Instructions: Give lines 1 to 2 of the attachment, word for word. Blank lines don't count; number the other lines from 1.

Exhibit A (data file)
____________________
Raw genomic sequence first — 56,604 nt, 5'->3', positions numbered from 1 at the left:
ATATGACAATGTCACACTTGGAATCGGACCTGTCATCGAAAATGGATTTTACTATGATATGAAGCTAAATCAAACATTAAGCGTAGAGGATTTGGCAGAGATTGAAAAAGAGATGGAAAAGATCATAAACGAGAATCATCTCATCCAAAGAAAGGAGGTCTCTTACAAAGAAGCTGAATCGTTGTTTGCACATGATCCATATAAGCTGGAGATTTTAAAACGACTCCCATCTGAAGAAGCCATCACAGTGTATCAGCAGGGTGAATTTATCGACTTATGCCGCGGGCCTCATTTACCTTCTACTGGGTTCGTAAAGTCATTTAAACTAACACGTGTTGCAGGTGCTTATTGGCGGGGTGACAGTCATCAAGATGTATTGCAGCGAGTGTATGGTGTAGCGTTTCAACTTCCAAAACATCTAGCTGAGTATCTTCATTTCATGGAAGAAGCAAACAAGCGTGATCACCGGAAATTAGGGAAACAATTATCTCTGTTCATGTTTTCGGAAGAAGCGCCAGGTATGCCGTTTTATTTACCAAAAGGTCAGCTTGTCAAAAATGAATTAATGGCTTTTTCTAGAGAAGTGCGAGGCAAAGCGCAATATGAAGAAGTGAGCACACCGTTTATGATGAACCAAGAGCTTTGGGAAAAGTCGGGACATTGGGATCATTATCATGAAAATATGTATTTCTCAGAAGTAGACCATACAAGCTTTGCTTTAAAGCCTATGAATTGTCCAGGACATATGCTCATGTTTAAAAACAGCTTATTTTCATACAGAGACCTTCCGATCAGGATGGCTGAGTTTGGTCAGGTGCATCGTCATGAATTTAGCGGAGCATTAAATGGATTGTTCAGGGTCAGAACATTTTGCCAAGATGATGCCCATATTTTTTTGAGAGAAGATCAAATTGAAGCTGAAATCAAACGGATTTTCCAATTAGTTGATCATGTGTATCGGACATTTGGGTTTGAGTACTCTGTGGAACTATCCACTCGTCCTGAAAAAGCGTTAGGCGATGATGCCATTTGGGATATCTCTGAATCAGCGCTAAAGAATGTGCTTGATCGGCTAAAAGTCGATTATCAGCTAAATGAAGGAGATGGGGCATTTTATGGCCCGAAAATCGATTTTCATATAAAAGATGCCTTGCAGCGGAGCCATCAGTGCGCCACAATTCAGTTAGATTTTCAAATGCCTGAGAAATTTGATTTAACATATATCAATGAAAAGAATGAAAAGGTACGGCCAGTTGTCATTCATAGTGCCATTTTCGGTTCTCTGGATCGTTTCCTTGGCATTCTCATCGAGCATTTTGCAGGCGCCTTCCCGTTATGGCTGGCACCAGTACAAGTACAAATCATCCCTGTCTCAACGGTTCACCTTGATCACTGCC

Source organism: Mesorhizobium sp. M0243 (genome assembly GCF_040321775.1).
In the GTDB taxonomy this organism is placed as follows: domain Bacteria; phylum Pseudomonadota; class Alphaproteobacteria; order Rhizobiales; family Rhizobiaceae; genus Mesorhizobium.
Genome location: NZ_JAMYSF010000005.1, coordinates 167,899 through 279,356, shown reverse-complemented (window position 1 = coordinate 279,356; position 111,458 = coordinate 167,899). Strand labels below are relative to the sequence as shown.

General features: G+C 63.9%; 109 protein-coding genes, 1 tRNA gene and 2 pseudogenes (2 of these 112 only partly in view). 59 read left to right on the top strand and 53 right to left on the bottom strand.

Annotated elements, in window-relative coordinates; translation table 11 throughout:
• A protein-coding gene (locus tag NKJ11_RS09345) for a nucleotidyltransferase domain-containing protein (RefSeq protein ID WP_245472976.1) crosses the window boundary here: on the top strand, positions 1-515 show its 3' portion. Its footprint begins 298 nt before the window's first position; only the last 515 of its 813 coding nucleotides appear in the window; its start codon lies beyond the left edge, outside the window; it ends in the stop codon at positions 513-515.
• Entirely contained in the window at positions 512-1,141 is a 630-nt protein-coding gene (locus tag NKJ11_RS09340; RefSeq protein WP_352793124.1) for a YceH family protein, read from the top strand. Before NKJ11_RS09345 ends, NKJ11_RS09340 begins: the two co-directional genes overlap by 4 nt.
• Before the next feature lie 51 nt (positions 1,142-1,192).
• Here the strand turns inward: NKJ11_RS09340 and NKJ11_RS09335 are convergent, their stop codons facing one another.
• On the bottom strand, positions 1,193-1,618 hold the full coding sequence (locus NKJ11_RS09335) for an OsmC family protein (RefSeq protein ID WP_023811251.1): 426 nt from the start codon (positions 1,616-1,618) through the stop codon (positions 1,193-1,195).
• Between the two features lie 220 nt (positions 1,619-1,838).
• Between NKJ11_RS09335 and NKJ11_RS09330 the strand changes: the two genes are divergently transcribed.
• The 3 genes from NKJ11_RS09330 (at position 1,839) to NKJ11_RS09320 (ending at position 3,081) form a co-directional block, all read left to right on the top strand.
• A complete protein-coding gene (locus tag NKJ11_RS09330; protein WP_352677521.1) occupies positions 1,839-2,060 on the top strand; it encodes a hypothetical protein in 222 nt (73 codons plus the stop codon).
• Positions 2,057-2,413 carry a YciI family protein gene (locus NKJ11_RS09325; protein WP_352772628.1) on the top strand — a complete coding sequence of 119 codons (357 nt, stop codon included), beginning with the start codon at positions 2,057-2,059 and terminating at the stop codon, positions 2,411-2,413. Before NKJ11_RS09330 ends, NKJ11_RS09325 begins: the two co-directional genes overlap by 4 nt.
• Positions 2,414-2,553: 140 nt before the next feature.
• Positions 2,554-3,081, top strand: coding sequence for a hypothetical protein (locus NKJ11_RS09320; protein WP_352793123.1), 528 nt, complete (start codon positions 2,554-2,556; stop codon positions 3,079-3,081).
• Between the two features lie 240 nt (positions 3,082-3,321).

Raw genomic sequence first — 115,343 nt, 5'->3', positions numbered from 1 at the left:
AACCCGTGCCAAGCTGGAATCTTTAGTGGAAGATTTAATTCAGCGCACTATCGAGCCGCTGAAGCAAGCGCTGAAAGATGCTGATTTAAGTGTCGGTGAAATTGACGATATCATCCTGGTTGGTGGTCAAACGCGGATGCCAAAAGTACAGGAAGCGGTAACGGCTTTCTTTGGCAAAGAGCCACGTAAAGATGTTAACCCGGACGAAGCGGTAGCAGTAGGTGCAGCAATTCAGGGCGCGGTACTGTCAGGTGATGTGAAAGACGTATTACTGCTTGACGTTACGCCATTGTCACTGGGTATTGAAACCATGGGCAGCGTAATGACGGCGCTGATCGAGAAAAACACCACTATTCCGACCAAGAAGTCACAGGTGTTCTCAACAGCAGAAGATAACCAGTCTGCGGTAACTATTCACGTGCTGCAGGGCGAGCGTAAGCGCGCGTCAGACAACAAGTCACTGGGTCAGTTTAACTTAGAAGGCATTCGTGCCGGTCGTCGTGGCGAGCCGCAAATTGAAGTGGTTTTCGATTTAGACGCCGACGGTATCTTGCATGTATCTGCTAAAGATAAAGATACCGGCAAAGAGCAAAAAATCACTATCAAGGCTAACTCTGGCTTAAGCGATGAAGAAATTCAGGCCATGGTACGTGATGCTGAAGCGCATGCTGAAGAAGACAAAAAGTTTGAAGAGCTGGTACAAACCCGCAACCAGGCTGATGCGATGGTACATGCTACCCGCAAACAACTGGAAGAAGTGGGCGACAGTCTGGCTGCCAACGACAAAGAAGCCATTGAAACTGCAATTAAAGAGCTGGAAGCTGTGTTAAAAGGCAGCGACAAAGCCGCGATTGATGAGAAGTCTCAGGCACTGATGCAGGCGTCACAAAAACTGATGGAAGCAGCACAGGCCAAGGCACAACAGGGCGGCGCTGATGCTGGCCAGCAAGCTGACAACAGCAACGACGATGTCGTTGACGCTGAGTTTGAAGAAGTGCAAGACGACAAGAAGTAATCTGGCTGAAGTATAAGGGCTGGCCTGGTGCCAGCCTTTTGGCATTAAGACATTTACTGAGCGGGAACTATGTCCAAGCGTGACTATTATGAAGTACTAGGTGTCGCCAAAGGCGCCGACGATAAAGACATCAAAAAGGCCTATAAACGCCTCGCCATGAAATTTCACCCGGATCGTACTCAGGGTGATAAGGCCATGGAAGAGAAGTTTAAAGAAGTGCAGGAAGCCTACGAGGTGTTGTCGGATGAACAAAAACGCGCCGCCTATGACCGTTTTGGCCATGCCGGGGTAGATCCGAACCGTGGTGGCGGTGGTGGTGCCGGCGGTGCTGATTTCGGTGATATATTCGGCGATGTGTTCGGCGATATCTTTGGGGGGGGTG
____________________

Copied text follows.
Raw genomic sequence first — 56,604 nt, 5'->3', positions numbered from 1 at the left:
ATATGACAATGTCACACTTGGAATCGGACCTGTCATCGAAAATGGATTTTACTATGATATGAAGCTAAATCAAACATTAAGCGTAGAGGATTTGGCAGAGATTGAAAAAGAGATGGAAAAGATCATAAACGAGAATCATCTCATCCAAAGAAAGGAGGTCTCTTACAAAGAAGCTGAATCGTTGTTTGCACATGATCCATATAAGCTGGAGATTTTAAAACGACTCCCATCTGAAGAAGCCATCACAGTGTATCAGCAGGGTGAATTTATCGACTTATGCCGCGGGCCTCATTTACCTTCTACTGGGTTCGTAAAGTCATTTAAACTAACACGTGTTGCAGGTGCTTATTGGCGGGGTGACAGTCATCAAGATGTATTGCAGCGAGTGTATGGTGTAGCGTTTCAACTTCCAAAACATCTAGCTGAGTATCTTCATTTCATGGAAGAAGCAAACAAGCGTGATCACCGGAAATTAGGGAAACAATTATCTCTGTTCATGTTTTCGGAAGAAGCGCCAGGTATGCCGTTTTATTTACCAAAAGGTCAGCTTGTCAAAAATGAATTAATGGCTTTTTCTAGAGAAGTGCGAGGCAAAGCGCAATATGAAGAAGTGAGCACACCGTTTATGATGAACCAAGAGCTTTGGGAAAAGTCGGGACATTGGGATCATTATCATGAAAATATGTATTTCTCAGAAGTAGACCATACAAGCTTTGCTTTAAAGCCTATGAATTGTCCAGGACATATGCTCATGTTTAAAAACAGCTTATTTTCATACAGAGACCTTCCGATCAGGATGGCTGAGTTTGGTCAGGTGCATCGTCATGAATTTAGCGGAGCATTAAATGGATTGTTCAGGGTCAGAACATTTTGCCAAGATGATGCCCATATTTTTTTGAGAGAAGATCAAATTGAAGCTGAAATCAAACGGATTTTCCAATTAGTTGATCATGTGTATCGGACATTTGGGTTTGAGTACTCTGTGGAACTATCCACTCGTCCTGAAAAAGCGTTAGGCGATGATGCCATTTGGGATATCTCTGAATCAGCGCTAAAGAATGTGCTTGATCGGCTAAAAGTCGATTATCAGCTAAATGAAGGAGATGGGGCATTTTATGGCCCGAAAATCGATTTTCATATAAAAGATGCCTTGCAGCGGAGCCATCAGTGCGCCACAATTCAGTTAGATTTTCAAATGCCTGAGAAATTTGATTTAACATATATCAATGAAAAGAATGAAAAGGTACGGCCAGTTGTCATTCATAGTGCCATTTTCGGTTCTCTGGATCGTTTCCTTGGCATTCTCATCGAGCATTTTGCAGGCGCCTTCCCGTTATGGCTGGCACCAGTACAAGTACAAATCATCCCTGTCTCAACGGTTCACCTTGATCACTGCC